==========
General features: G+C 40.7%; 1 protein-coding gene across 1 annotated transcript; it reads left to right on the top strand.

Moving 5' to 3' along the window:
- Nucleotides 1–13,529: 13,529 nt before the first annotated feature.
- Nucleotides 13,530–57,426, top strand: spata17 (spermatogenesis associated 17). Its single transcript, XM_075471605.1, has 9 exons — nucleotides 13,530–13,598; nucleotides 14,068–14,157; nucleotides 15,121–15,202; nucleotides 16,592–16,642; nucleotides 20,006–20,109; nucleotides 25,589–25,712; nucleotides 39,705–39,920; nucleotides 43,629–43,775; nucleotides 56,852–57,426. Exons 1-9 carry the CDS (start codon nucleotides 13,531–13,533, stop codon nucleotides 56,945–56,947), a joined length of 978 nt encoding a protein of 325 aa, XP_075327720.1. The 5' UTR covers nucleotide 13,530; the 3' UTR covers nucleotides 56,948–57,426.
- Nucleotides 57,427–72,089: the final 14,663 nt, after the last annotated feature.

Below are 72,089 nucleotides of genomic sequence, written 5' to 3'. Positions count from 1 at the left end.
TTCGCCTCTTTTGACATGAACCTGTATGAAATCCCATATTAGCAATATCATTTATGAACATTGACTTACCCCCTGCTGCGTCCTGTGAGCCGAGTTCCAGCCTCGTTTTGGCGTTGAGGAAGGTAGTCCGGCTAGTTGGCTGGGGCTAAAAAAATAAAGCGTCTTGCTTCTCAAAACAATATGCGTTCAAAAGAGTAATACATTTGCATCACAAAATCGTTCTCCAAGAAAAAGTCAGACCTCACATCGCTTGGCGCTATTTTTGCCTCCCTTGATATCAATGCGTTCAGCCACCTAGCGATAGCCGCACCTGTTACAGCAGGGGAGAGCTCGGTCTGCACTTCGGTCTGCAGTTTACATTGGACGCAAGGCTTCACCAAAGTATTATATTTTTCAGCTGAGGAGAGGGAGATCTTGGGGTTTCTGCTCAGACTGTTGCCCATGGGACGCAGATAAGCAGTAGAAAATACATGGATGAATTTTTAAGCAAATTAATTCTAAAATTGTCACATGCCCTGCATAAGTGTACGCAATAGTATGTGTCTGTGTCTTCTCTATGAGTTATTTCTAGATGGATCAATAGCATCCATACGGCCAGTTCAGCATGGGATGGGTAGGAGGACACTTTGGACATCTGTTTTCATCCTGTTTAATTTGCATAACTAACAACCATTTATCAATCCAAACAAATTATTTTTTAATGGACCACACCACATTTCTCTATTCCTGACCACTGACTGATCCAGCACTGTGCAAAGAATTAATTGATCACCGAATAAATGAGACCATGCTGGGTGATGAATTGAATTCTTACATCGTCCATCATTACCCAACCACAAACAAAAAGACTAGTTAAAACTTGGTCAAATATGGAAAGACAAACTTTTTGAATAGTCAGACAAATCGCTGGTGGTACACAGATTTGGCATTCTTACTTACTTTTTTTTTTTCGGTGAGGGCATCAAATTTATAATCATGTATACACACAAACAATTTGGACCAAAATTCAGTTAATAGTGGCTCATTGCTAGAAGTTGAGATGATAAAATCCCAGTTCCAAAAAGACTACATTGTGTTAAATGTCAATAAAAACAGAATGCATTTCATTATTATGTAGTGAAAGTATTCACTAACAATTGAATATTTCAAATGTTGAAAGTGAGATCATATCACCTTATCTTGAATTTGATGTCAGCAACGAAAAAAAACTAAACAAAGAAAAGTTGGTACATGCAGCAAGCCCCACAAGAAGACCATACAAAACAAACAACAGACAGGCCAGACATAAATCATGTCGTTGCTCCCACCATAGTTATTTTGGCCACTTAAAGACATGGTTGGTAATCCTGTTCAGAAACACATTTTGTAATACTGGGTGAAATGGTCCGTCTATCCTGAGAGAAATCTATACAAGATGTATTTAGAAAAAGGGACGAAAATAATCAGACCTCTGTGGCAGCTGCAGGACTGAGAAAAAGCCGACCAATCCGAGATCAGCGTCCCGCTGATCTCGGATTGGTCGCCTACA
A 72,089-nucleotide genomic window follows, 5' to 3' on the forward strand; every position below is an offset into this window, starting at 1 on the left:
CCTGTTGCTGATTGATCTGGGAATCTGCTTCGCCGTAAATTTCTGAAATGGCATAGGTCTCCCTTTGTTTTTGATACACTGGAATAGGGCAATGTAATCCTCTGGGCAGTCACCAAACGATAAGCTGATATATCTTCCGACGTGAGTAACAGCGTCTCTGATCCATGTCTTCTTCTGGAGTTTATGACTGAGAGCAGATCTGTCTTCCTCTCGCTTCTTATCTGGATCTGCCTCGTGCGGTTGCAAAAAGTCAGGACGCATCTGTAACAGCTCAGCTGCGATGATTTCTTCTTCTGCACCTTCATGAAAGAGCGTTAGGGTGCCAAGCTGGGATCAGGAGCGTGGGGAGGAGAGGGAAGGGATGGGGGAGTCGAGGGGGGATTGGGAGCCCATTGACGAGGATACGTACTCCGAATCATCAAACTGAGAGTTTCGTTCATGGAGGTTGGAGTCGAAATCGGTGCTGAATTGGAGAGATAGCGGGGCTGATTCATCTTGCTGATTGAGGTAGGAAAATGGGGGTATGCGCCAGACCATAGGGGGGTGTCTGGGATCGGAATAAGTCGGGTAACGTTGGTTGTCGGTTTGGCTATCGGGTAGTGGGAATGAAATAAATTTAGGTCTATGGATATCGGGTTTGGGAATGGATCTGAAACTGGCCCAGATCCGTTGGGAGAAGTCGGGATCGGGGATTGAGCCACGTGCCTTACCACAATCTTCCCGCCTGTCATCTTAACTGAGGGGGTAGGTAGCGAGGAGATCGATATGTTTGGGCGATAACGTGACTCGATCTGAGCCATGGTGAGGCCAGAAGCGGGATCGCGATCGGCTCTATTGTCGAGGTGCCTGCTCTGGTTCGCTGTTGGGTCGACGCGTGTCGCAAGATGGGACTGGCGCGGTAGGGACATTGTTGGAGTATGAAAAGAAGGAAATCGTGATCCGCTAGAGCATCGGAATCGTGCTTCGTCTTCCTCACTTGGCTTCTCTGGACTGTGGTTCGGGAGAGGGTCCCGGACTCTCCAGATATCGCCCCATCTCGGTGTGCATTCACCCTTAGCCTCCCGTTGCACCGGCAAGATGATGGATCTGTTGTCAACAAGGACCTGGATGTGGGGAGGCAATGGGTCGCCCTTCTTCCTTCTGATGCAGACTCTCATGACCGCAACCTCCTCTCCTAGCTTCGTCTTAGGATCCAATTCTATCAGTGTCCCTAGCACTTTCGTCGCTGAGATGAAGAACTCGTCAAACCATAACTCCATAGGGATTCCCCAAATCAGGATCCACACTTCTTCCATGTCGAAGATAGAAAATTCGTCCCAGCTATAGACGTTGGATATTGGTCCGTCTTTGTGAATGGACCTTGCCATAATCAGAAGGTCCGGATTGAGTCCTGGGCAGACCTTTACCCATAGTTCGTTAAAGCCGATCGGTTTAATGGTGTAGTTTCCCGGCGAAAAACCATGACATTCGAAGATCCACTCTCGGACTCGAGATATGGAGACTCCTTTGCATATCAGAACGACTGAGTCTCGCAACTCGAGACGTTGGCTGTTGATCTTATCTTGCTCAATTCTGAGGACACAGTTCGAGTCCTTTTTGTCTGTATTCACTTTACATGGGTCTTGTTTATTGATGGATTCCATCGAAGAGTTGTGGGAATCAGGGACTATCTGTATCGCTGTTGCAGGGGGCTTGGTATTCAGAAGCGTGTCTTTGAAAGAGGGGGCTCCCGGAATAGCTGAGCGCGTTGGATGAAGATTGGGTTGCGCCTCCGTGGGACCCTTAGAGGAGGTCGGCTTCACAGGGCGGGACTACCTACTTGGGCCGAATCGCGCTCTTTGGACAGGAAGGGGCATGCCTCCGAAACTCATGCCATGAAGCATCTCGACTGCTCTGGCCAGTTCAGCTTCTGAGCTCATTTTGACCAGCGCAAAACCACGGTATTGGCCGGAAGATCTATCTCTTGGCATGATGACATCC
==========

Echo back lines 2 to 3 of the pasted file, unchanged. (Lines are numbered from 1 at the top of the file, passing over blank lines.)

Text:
Moving 5' to 3' along the window:
- Nucleotides 1–13,529: 13,529 nt before the first annotated feature.